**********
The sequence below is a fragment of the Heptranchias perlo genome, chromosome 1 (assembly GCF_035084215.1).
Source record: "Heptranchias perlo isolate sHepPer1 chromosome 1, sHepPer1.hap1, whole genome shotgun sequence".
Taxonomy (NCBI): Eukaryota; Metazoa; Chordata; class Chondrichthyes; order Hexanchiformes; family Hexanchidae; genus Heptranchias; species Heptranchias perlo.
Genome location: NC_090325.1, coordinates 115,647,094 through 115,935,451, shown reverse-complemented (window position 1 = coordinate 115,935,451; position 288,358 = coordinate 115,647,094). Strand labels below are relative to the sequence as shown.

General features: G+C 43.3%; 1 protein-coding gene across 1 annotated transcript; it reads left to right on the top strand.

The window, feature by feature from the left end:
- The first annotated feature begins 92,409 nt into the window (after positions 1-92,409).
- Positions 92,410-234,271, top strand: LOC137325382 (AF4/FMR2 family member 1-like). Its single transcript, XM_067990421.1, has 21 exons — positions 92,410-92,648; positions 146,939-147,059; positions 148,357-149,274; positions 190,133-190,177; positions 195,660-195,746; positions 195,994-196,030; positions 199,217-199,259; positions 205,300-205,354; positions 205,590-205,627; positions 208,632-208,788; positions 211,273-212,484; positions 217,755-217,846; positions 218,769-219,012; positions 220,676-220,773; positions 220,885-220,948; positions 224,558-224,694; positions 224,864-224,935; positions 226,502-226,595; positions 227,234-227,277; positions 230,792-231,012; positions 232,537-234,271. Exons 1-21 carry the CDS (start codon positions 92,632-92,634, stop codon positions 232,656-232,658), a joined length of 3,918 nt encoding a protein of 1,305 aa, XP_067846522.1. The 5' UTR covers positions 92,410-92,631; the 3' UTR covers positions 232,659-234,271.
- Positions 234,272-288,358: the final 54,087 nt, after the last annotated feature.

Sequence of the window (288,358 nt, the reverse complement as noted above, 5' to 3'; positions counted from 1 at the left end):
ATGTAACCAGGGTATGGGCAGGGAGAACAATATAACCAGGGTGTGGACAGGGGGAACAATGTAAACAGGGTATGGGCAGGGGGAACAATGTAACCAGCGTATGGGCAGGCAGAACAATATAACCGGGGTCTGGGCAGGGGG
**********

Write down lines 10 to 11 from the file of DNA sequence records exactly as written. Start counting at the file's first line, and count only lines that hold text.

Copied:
Sequence of the window (288,358 nt, the reverse complement as noted above, 5' to 3'; positions counted from 1 at the left end):
ATGTAACCAGGGTATGGGCAGGGAGAACAATATAACCAGGGTGTGGACAGGGGGAACAATGTAAACAGGGTATGGGCAGGGGGAACAATGTAACCAGCGTATGGGCAGGCAGAACAATATAACCGGGGTCTGGGCAGGGGG